Mechanism of action[edit]

As a food processing aid[edit]

Acrylamide is often formed in the cooking of starchy foods. During heating the amino acid asparagine, naturally present in starchy foods, undergoes a process called the Maillard reaction, which is responsible for giving baked or fried foods their brown color, crust, and toasted flavor. Suspected carcinogens such as acrylamide and some heterocyclic amines are also generated in the Maillard reaction. By adding asparaginase before baking or frying the food, asparagine is converted into another common amino acid, aspartic acid, and ammonium. As a result, asparagine cannot take part in the Maillard reaction, and therefore the formation of acrylamide is significantly reduced. Complete acrylamide removal is probably not possible due to other, minor asparagine-independent formation pathways.[40]

As a food processing aid, asparaginases can effectively reduce the level of acrylamide in a range of starchy foods without changing the taste and appearance of the end product.[42]

As a drug[edit]

Applications of asparaginase in cancer therapy take advantage of the fact that acute lymphoblastic leukemia cells and some other suspected tumor cells are unable to synthesize the non-essential amino acid asparagine, whereas normal cells are able to make their own asparagine; thus leukemic cells require a high amount of asparagine.[43] These leukemic cells depend on circulating asparagine. Asparaginase, however, catalyzes the conversion of L-asparagine to aspartic acid and ammonia. This deprives the leukemic cell of circulating asparagine, which leads to cell death.[44]

Enzyme regulation[edit]

Type I L-asparaginase protein may use the morpheein model of allosteric regulation.[45]


The discovery and development of asparaginase as an anti-cancer drug began in 1953, when scientists first observed that lymphomas in rat and mice regressed after treatment with guinea pig serum.[46] Later it was found out that it is not the serum itself which provoke the tumour regression, but rather the enzyme asparaginase.[47]

After researchers comparing different kinds of asparaginases, the one derived from Escherichia coli and Erwinia chrysanthemi turned out to have the best anti-cancer ability. E. coli has thereby become the main source of asparaginase due to the factor that it is also easy to produce in large amount.[30]

The pharmacokinetics of asparaginase erwinia chrysanthemi (recombinant) (Rylaze) were evaluated in 225 recipients in study JZP458-201 (NCT04145531), an open-label multicenter trial in which asparaginase erwinia chrysanthemi (recombinant) was administered at various dosages and routes, and the results were used to develop a model to predict serum asparaginase activity at various timepoints.[10]

The FDA approval of asparaginase erwinia chrysanthemi (recombinant) (Rylaze) was based on evidence from one ongoing clinical trial (NCT04145531) in 102 children and adult participants with a type of cancer called acute lymphoblastic leukemia/lymphoblastic lymphoma.[11] These participants had developed allergy to another type of asparaginase (E.coli based long acting asparaginase).[11] The trial was conducted in 67 sites across the United States and Canada.[11]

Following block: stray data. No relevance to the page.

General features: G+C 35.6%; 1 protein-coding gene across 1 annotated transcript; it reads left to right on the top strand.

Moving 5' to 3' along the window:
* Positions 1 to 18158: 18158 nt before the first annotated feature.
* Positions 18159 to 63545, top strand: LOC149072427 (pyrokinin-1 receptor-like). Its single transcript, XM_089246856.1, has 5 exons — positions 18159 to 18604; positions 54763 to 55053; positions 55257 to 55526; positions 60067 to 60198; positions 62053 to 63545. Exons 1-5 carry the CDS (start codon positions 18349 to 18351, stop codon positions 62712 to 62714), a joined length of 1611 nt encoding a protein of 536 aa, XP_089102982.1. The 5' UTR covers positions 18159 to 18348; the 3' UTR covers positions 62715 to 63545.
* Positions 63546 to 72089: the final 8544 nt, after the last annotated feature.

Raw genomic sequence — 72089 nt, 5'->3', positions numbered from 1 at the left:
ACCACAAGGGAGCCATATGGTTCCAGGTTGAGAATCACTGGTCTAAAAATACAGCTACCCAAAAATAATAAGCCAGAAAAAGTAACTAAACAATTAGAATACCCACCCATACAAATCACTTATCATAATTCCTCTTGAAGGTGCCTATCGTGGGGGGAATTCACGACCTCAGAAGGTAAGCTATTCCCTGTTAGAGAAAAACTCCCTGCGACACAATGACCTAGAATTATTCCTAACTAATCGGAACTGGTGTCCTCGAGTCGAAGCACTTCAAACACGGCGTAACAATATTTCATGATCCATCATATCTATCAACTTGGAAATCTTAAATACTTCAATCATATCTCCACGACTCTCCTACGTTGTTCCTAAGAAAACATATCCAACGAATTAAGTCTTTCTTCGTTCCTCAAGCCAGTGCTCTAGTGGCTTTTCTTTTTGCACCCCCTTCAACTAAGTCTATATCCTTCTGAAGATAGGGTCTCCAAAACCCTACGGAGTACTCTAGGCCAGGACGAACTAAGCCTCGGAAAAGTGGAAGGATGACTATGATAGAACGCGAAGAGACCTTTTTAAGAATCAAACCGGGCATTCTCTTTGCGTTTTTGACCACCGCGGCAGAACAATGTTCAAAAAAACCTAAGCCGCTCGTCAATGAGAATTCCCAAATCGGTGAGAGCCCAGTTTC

Society and culture[edit]


Normal asparaginase costs less than its pegylated version, pegaspargase.[48] However, because it doesn't stay as long in the body, the injections need to be more frequent, with the result that total cost of treatment may be lower for the pegylated version.[48]

Names and Synonyms[edit]

Crisantaspase is the British Approved Name (BAN) for asparaginase obtained from Erwinia chrysanthemi. Colaspase is the BAN of asparaginase obtained from Escherichia coli.[49][30][31] The United States Adopted Name of crisantaspase is asparaginase Erwinia chrysanthemi.[49] Elspar, Kidrolase, Leunase and Spectrila are brand names for colaspase, while Erwinase and Erwinaze are brand names for crisantaspase.[49] Oncaspar is the brand name of pegaspargase.[49]

Synonyms: (1) crisantaspase biobetter JZP-458, (2) RC-P JZP-458, (3) recombinant Asparaginase erwinia chrysanthemi JZP-458, (4) recombinant asparaginase Erwinia chrysanthemi-rywn, and (5) recombinant crisantaspase JZP-458. US brand name: Rylaze and Code name: (1) JZP 458, (2) JZP-458, (3) JZP458, and (4) PF743.[50]


Erwinase has shown promising efficacy and safety profiles in the treatment of acute lymphoblastic leukemia. While adverse events may occur, proper monitoring and management strategies can effectively address these challenges. Further research is needed to better understand the long-term efficacy and safety outcomes of Erwinase, particularly in comparison to other asparaginase formulations. Continued investigation and refinement of treatment protocols will contribute to maximizing the benefits of Erwinase therapy for patients with acute lymphoblastic leukemia.